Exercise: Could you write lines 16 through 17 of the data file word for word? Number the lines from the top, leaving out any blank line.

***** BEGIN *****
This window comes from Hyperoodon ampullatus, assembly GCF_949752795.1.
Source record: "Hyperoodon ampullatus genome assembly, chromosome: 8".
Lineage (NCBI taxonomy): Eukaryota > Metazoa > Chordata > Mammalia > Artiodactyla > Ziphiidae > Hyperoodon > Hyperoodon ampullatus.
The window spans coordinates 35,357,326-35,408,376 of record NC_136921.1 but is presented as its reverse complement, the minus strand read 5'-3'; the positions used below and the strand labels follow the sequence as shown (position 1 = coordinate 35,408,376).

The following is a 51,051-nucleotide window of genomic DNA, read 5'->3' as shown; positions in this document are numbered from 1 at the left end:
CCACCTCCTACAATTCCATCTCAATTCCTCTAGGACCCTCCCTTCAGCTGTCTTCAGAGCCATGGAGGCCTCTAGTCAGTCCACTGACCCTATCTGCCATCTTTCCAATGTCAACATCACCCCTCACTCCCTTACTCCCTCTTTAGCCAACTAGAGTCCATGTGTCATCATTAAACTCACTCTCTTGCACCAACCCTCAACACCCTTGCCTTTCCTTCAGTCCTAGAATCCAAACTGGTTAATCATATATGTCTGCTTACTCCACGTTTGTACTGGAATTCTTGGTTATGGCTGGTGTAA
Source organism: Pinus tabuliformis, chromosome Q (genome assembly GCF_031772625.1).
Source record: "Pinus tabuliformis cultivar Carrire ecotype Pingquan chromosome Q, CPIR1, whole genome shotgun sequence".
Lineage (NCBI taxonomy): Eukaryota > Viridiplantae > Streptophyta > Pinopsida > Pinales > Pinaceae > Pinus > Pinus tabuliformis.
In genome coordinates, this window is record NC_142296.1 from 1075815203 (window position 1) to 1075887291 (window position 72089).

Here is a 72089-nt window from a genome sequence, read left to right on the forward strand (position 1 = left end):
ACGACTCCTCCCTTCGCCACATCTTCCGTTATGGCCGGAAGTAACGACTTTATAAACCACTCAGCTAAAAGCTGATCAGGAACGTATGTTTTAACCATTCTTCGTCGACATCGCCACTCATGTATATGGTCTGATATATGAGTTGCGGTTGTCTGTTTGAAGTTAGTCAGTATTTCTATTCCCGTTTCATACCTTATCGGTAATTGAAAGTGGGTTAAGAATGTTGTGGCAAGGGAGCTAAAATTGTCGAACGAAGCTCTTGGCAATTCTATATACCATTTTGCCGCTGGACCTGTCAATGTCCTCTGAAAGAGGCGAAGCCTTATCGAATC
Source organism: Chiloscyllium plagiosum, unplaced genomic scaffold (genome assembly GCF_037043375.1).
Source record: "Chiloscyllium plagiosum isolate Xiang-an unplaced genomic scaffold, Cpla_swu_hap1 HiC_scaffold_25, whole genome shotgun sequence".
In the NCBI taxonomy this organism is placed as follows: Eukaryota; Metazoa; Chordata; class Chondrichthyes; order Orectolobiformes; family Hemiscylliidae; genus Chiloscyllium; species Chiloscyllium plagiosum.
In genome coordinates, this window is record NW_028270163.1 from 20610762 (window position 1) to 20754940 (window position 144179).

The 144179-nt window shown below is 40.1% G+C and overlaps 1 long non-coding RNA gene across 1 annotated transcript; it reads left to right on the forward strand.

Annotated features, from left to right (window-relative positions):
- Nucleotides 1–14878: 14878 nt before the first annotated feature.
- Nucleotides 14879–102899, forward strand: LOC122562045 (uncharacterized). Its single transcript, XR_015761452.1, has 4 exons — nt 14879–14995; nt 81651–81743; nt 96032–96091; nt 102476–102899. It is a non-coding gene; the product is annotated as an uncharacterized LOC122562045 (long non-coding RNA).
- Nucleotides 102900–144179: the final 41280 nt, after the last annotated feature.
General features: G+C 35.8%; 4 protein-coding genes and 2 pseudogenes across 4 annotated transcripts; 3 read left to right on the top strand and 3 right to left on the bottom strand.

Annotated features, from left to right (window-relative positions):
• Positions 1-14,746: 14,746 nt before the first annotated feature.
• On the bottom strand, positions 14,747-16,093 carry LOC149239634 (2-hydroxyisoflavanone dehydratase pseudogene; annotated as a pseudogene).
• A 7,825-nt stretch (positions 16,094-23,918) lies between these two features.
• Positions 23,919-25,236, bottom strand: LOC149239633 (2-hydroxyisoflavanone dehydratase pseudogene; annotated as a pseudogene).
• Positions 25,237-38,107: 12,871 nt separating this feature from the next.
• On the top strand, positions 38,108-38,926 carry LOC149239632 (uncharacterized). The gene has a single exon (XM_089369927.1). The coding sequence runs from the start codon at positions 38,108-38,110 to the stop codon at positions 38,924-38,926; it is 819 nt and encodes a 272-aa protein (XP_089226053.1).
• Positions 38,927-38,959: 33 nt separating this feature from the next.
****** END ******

In genome coordinates, this window is record NW_028270163.1 from 20610762 (window position 1) to 20754940 (window position 144179).

The 144179-nt window shown below is 40.1% G+C and overlaps 1 long non-coding RNA gene across 1 annotated transcript; it reads left to right on the forward strand.